MAN AND MACHINE: A workman monitors a robotic ladle moving molten zinc at ArcelorMittal Steel’s hot dip galvanizing line in Cuyahoga Heights, Ohio.
Associated Press/Photo by Mark Duncan
MAN AND MACHINE: A workman monitors a robotic ladle moving molten zinc at ArcelorMittal Steel’s hot dip galvanizing line in Cuyahoga Heights, Ohio.

Automatic employment

Business | Manufacturers say robots and automation, far from hurting workers, can save American jobs in the face of global competition

Issue: "Coming to America," April 6, 2013

NEW TROY, Mich., and DES PLAINES, Ill.—The new employees at Vickers Engineering don’t sleep. They drill, grind, and move iron parts incessantly, 24 hours a day and seven days a week. Yet none complain of being tired.

They are robots.

Human employee Sam Siriano, 49, used to wake up in the middle of the night with sore arms from a job working manual lathes and mills. Now he babysits a yellow, robotic arm—bolted to the floor and about 6 feet tall at its elbow—that feeds automotive parts into three machines. “What’s ironic about it is I was always reluctant to deal with computers, and now I deal with four of them in unison,” he jokes.

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The robot swivels at six different joints. With movements sometimes slow and fluid, sometimes quick and jerky, it picks up an iron casting—a hand-sized part made for a major automaker and shaped something like the letter “D.” The robot swings and places the casting into one of two automated mills, which drills precise holes in the part. Once the mill is finished, the robot transfers the casting to a third machine that installs bushings, then drops it onto a conveyor for human inspection.

Siriano insists no person could outrace this robot: “This is definitely the future. …  It’s the only way we’re going to compete with other countries.”

The robots at Vickers, a precision metal machining company in New Troy, Mich., are part of a surge in automated manufacturing. North American companies bought a record 22,598 robots last year, worth $1.48 billion, according to the Robotic Industries Association. These robots and automated machines can cut parts, move boxes, and package goods more efficiently than the humans they’re replacing.

Some people wonder whether machines have become a little too helpful. Businesses have discovered it’s often cheaper in the long run to buy a robot than to pay a human to do a single, repetitive task. With robots going to work while U.S. unemployment remains high, some economists argue robots are the ultimate job killers. But business owners and workers who use automated machines say they’ll actually be job makers, by keeping U.S. companies competitive on the global playing field.

Vickers Engineering president Matt Tyler is one of the optimists. His company bought its first robot in 2006 and has added five others since then. He plans to buy 12 more in two years. Tyler says the robots have made his company cost-effective against foreign competitors: “We can do things faster, we can do things more consistently, we can do things with better quality when you take human error out of product flow.”

Walking through his southwest Michigan plant, where the atmosphere smells slightly greasy and echoes with a cacophony of drilling, zipping, and bursts of air, Tyler proudly showed a robotic arm that makes 25,000 automotive parts each week—small iron castings with two holes tapped in the center: “A human couldn’t keep up with what this robot does. It picks up four parts at a time and it’s constantly moving.”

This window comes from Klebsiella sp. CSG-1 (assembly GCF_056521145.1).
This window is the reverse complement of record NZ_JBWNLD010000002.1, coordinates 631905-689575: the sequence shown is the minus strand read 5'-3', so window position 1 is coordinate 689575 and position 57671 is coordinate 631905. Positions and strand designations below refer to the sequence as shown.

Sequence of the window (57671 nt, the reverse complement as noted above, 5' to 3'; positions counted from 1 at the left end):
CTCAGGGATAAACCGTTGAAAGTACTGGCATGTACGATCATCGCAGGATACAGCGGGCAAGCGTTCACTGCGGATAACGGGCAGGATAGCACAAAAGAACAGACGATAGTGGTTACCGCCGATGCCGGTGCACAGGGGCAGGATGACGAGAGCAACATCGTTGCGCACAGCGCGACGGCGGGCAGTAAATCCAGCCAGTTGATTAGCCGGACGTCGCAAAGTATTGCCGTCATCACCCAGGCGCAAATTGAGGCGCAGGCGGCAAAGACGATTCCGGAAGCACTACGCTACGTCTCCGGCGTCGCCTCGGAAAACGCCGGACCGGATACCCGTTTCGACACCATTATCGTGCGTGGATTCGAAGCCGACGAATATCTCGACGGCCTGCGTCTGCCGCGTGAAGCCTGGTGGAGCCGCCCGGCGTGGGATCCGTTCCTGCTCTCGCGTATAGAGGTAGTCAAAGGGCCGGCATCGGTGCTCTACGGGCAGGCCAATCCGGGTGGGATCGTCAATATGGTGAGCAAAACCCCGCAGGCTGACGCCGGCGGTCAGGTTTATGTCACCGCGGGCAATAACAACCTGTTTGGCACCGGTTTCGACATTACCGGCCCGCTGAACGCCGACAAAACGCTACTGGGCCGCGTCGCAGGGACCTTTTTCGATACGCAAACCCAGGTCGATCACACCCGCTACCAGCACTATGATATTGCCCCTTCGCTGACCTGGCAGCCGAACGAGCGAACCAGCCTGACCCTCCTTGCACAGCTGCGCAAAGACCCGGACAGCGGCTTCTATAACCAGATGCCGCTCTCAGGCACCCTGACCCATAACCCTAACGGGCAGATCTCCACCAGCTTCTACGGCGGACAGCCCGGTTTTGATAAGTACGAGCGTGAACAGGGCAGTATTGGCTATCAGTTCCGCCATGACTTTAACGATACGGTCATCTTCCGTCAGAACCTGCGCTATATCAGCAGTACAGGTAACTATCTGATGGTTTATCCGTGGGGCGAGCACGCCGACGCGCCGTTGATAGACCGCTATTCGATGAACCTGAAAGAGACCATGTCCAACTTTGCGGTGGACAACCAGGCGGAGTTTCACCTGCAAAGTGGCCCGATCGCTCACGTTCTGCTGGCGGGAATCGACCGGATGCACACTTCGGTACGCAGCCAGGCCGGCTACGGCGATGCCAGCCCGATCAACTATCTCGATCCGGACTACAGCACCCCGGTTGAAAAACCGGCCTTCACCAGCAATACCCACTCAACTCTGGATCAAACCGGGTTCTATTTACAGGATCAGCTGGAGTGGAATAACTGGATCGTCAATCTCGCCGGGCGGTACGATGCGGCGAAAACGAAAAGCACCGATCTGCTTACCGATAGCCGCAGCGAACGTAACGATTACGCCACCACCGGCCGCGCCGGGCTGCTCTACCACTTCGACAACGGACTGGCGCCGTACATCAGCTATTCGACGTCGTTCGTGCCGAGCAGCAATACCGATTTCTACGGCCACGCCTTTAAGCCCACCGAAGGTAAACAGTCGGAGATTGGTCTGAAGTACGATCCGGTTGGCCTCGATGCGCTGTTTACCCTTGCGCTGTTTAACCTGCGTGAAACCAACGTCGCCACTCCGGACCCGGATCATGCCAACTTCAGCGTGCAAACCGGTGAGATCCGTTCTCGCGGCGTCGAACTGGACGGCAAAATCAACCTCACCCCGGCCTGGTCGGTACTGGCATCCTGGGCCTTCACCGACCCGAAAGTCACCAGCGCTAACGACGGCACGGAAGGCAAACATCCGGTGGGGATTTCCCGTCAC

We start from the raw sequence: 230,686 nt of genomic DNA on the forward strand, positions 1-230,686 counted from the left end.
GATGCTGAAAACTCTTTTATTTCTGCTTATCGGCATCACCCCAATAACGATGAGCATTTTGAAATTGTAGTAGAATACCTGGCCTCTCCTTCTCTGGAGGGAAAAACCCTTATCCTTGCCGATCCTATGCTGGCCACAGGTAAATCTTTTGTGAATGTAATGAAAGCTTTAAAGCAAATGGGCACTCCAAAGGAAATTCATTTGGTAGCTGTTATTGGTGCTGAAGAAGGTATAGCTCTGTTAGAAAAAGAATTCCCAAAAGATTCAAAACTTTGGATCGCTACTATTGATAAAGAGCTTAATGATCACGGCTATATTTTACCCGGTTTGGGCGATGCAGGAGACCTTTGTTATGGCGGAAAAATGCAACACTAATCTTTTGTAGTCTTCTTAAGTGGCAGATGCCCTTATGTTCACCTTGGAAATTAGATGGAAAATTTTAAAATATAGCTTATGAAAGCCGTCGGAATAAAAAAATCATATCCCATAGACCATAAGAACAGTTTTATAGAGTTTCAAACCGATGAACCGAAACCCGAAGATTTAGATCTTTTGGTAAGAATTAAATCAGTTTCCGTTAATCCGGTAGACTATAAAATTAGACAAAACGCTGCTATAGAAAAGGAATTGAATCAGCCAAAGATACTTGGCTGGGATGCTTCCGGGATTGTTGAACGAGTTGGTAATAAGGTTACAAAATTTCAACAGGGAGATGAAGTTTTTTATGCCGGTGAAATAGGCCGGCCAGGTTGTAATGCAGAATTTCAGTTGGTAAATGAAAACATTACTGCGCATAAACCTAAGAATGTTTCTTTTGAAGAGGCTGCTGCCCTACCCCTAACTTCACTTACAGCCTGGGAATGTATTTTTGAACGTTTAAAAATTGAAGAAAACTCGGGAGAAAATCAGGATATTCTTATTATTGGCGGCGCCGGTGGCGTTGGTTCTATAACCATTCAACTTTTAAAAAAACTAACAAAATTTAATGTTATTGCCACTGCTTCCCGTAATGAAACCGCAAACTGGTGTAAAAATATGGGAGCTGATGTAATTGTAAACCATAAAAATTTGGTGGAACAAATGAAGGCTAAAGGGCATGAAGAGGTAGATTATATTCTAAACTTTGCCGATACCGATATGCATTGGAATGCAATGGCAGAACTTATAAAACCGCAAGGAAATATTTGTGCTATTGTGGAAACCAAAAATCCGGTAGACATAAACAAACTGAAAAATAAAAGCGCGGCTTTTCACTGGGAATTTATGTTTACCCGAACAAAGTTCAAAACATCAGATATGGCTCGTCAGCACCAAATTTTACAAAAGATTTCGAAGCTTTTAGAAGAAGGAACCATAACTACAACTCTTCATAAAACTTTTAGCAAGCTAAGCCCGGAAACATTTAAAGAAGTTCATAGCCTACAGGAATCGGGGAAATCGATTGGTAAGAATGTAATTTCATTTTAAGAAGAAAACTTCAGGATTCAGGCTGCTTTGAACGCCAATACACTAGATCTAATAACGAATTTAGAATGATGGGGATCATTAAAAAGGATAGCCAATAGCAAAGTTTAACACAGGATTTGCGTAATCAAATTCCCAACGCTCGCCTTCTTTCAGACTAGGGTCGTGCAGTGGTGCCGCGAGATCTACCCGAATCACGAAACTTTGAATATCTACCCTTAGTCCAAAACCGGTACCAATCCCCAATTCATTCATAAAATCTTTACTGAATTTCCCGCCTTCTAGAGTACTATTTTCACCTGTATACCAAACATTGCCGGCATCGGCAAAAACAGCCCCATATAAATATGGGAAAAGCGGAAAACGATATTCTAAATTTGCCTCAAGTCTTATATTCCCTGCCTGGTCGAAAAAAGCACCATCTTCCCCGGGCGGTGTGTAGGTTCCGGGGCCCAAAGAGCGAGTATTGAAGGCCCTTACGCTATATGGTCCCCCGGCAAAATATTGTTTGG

Robots aren’t just doing millwork. At the Albanese Confectionary Group’s candy factory in Merrillville, Ind., gray robotic arms pluck bags of Gummi Bears from a conveyor and drop them into cardboard boxes. Another robot stacks boxes of candy neatly on pallets. At a Dillard’s distribution center in Maumelle, Ark., 167 orange rovers scoot along the floor, retrieving portable shelves of merchandise by wireless command. At the University of Chicago’s new library, five motorized cranes in an underground vault retrieve books by patron request, navigating towering steel racks and pulling out bins that hold about 100 books apiece.

The word robot conjures an image of a machine with human characteristics (the ability to talk or grasp objects, for instance). But automation more broadly—any computer or mechanism that can take over a human task—is penetrating more and more of the workplace. Two researchers at the Massachusetts Institute of Technology, Andrew McAfee and Erik Brynjolfsson, argue in their book Race Against the Machine that computer and robotic innovation is upsetting the job market. They say automation has contributed to the jobless recovery—even eliminating some white-collar jobs, as secretaries and tax accountants are replaced by software.

In January, the Associated Press published a gloomy report claiming millions of middle-class jobs were being “obliterated by technology.” But manufacturers using automation say that view is too pessimistic. Jobs are available, they say, and simply require some advanced training.

Inside Erik Iverson’s workshop in Des Plaines, Ill., a cluster of machines—some the size of phone booths—cut, grind, drill, and ream metal parts. The room is filled with whirring, buzzing, and a subtle fog. Peering through the clear plastic windows on these machines, you can watch shavings peel off of slender steel shafts and aluminum rings like long curly fries, and see jets of cooling oil squirt from flexible tubes.


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